stantinople in the fourth century and had made Christianity the religion of
his empire. The Byzantine Romans of the eastern empire were thus not just
the heirs of the pre-eminent state of the ancient world but also, in their view,
the heirs of the true and original Christianity. In contrast, the west had sus-
tained and survived the break with the ancient Roman world. It had its own
brand of Christianity which had survived in Rome itself, and it had started
to rediscover the ancient world as a political model. By the second millen-
nium after Christ, the east and west of Europe did not really know each
other and were in many senses rivals in their different versions of historical
and religious validation. Their mutual incomprehension was manifested
and reinforced in ±°µ when the patriarch of Constantinople, head of the
eastern Orthodox church, and Cardinal Humbert of the church of Rome
mutually excommunicated each other.
Nevertheless, how did an army bent on religious liberation end up
subjugating a city and state of their fellow Christians?
The Fourth Crusade has been an object of controversy ever since it went
so curiously awry. On his accession to the papal throne in ±±, Innocent
III had immediately started urging the need for a fresh crusade to regain
Jerusalem from the Saracens, and forces gathered at Venice in the spring of
±°. The Venetians were ready to provide sea transport to the Holy Land,
but they drove a hard bargain with the military pilgrims in return for this
help. Innocent may with justi¬cation already have felt that the crusade was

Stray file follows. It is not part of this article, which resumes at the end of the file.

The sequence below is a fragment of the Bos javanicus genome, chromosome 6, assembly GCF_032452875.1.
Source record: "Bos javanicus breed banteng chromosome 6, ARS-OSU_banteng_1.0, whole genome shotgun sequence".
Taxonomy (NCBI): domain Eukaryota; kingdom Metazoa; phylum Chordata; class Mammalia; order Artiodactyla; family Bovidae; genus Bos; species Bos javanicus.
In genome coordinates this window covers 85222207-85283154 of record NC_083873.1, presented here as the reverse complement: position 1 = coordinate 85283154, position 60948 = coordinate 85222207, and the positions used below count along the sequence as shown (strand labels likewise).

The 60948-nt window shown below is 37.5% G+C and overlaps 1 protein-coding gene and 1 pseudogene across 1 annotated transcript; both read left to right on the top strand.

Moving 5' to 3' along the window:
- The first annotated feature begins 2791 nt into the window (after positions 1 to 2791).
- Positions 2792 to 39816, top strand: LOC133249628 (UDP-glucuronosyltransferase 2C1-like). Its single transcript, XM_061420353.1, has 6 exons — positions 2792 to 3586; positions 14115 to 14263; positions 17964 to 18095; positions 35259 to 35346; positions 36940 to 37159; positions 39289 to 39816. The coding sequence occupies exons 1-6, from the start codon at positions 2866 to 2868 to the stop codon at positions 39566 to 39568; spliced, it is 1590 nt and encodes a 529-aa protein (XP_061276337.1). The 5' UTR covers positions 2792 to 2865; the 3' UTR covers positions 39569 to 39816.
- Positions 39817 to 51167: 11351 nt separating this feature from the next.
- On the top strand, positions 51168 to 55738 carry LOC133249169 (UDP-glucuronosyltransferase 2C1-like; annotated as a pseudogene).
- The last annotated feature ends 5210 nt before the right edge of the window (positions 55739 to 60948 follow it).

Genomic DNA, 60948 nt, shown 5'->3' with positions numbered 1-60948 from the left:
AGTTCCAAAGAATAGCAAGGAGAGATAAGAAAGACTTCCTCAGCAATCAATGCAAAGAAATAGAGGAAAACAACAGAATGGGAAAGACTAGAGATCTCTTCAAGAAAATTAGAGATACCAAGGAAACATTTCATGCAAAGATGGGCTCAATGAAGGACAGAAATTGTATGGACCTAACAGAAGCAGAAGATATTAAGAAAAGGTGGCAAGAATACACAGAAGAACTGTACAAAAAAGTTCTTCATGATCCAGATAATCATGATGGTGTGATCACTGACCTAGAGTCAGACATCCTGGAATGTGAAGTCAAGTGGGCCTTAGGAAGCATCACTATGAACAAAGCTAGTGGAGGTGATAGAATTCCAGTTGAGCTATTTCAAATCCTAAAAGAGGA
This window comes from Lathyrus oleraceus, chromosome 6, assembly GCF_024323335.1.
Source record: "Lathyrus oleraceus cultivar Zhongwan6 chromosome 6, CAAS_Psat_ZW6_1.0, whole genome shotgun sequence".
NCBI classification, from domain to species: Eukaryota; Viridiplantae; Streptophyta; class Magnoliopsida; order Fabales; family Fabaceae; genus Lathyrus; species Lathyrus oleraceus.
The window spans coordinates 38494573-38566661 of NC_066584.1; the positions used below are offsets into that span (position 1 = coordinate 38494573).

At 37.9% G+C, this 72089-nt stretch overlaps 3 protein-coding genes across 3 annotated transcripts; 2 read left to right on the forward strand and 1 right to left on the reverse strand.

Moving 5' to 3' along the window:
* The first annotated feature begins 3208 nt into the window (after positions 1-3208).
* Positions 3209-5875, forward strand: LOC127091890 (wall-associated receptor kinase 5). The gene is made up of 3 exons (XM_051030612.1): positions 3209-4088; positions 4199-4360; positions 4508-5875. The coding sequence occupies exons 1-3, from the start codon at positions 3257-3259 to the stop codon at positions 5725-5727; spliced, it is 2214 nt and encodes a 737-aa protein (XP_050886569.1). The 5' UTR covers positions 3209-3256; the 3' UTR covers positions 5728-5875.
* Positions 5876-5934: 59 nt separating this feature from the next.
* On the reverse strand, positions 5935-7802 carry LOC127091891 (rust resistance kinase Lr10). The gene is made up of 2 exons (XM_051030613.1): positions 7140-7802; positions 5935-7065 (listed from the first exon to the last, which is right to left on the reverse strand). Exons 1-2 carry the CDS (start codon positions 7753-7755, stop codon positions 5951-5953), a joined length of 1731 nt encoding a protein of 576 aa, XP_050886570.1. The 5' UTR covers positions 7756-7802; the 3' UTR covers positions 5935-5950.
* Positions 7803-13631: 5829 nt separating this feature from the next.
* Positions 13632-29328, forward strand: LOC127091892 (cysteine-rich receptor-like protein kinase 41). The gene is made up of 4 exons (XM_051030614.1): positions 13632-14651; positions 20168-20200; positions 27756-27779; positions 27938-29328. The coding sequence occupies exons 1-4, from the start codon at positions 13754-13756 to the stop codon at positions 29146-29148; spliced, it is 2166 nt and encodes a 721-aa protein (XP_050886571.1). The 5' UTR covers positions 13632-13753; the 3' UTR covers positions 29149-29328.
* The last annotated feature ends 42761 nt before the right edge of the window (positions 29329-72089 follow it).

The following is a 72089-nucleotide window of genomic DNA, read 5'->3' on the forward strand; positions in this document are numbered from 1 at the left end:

slipping from his control when the expedition began with a diversion to
Zara, on the eastern coast of the Adriatic. This Christian city had revolted
from Venetian rule, but now the crusading army paid off a part of their
debt to Venice by attacking and regaining it for them. However, things
only got worse with the intervention of the Byzantines.
Alexios Angelos was the son and heir of the deposed Byzantine Roman
emperor Isaak II Angelos, who had been forcibly ousted by his brother
Alexios in ±±µ. In ±°±, the younger Alexios had ¬‚ed to the west to try
and gather help to restore his father to the throne. Despite a speci¬c papal
prohibition on any intervention in Constantinopolitan affairs, a substantial
section of the crusading force now agreed to go to Alexios™ assistance,
largely at the urging of the Venetians. Debate has raged on Venetian
motivation: certainly, the Venetians present themselves in the accounts
of the conquest and its aftermath as a discrete and well-organised faction
within the larger crusade, both highly motivated and ef¬cient in accruing

The Frankish conquest of Greece
all the potential mercantile gain from the expedition. Although not all the